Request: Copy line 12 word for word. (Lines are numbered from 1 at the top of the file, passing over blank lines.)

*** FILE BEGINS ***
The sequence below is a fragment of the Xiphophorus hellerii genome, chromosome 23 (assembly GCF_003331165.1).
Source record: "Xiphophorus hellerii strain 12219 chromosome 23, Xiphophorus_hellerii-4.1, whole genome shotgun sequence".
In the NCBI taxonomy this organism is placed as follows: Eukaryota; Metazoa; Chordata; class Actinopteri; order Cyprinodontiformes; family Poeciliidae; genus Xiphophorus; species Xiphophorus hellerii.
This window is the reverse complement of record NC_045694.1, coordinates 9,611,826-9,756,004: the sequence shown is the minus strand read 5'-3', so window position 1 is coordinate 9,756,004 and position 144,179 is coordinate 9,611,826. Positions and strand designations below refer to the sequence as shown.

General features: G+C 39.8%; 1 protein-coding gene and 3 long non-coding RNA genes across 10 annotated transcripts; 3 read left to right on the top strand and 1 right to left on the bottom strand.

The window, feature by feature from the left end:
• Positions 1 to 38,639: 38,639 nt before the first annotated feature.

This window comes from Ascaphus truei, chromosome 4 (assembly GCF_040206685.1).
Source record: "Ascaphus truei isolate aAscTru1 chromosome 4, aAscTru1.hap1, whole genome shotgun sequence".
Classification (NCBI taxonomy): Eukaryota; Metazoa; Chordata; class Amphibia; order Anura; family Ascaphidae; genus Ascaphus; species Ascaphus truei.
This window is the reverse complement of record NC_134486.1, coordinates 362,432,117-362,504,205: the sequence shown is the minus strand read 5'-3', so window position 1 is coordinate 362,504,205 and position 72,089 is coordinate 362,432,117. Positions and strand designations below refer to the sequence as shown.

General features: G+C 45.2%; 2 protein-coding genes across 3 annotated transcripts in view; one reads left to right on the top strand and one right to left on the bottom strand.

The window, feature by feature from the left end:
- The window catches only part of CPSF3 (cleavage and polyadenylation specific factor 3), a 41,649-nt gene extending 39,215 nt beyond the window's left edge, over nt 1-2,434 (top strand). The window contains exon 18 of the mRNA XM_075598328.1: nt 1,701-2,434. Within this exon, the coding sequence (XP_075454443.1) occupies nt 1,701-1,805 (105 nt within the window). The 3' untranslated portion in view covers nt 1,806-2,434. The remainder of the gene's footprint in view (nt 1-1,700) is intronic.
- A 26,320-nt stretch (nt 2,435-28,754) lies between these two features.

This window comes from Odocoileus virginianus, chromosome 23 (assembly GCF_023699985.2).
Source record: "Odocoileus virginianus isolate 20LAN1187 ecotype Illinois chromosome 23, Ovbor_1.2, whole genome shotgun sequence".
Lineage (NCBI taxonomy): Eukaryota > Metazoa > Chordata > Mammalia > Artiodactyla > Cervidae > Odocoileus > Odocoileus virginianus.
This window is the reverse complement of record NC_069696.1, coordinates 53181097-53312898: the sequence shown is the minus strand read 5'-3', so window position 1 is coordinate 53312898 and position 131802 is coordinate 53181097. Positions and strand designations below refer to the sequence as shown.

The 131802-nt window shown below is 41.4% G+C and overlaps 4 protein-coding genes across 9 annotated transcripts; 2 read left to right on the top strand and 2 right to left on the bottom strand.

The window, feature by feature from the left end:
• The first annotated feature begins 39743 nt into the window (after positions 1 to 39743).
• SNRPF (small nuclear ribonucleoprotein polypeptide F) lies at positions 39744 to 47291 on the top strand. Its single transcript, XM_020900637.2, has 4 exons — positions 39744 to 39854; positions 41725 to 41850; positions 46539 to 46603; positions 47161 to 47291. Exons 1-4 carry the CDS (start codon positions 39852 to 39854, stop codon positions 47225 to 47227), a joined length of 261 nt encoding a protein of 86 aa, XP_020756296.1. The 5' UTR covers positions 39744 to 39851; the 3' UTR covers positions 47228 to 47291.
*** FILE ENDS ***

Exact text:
General features: G+C 45.2%; 2 protein-coding genes across 3 annotated transcripts in view; one reads left to right on the top strand and one right to left on the bottom strand.